In this extraordinary work, Pacino di Bonaguida (1280–1340) depicts the Cross of Jesus as the Tree of Life (ca. 1305–1310). In a cave at the root of the tree lies the devil (his image was scratched out sometime in the 15th century), and at ground level, the Genesis narrative of the creation and fall unfolds, indicating that Christ’s Death upon this Cross, this tree, sprouted from the seed of Adam and Eve’s sin. Twelve branches sprout from the trunk, symbolizing the twelve tribes of Israel and the twelve Apostles of Jesus. Hanging from these branches are the fruits of the Crucifixion, and each fruit depicts a scene from the life of Christ.
On Holy Thursday, we celebrate the last night in the life of Christ, when he “gave the supreme expression of his free offering of himself,” and “transformed [the] Last Supper with the apostles into the memorial of his voluntary offering to the Father for the salvation of [all]” (CCC, §610). Jesus, in offering his Body and Blood under the veil of bread and wine, anticipates the complete gift of self he will make on the Cross the next day. In the fathomless grace of the Eucharist, by the working of the Holy Spirit, Jesus draws all who receive him into unity with himself and with one another, and in this communion, he offers them to the Father.
Life for nearly everyone has been upended to some degree these days, and it can be easy to get swept away in a current of fear and anxiety, or to teeter out on the edges of loneliness. In times like these, when many things seem to be out of one’s control, turning (or returning) to daily, simple practices of prayer can provide a deep peace that only comes from opening oneself up to the grace and love of God.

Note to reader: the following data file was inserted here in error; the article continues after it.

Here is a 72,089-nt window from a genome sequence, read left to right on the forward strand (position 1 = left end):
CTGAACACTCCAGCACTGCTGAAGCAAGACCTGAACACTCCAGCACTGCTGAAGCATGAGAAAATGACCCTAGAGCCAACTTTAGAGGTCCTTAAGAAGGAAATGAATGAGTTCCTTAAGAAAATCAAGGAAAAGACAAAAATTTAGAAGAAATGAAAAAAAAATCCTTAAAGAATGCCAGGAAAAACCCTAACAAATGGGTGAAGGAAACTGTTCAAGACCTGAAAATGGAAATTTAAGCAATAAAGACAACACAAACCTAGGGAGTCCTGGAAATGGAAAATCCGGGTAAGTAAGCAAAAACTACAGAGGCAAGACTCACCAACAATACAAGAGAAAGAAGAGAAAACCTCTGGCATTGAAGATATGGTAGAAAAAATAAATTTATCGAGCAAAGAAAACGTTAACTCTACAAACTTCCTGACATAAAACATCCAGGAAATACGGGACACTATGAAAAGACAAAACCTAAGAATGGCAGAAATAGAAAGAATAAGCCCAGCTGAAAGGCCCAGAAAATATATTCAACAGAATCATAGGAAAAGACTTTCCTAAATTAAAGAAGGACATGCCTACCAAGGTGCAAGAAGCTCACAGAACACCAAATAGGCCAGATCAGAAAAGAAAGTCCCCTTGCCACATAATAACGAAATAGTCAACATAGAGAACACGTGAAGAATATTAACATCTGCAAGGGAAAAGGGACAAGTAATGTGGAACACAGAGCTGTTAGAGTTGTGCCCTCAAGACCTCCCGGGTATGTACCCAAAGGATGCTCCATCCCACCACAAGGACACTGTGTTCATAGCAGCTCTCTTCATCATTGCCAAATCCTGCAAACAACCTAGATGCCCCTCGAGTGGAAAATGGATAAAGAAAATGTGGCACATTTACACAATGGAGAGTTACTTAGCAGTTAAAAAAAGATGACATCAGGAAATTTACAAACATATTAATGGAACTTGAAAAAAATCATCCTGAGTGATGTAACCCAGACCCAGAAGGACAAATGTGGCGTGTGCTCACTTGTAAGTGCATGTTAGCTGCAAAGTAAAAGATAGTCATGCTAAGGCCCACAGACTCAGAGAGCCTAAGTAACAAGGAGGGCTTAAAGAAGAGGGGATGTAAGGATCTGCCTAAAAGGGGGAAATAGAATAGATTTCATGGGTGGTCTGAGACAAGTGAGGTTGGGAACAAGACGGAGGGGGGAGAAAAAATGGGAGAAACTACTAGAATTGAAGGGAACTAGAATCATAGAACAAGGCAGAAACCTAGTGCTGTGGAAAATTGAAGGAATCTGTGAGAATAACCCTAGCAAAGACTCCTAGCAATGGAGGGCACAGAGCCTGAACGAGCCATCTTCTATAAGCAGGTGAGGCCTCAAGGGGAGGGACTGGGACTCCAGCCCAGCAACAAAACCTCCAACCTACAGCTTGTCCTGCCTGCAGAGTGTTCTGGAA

In times of crisis, people often—rightly—turn to prayer. When confronted with the very real limitations of humanity, the natural response for many is to cry out to God for protection, for rescue, for comfort. At times, though, it can be difficult to find words to articulate these cries for help. Indeed, we may feel helpless in the face of it all. When that happens, the liturgy of the Church and the words of Scripture provide a lifeline to God. By giving ourselves over to the Word of God and the prayer of the Church, we are freed from the burden of trying to speak for ourselves when our hearts are heavy and our minds are weary, and we are united by the grace of the Holy Spirit to our brothers and sisters across time and space—indeed, united with Jesus Christ himself—by making these words our own as they did.
This Sunday, like many of my fellow Catholics, I’ll be participating in Mass via live-stream. This is a totally new experience for me, and, I suspect, will be a little strange. Many in Catholic media like Nick Mayrand (a participant in the McGrath Institute’s Strong Foundations for Pastoral Leaders program and writer at Crux) are asking how this might be done well. Here are a few things I’m personally going to try in order to make this mediated Mass more fruitful.
Topics: COVID-19 Resources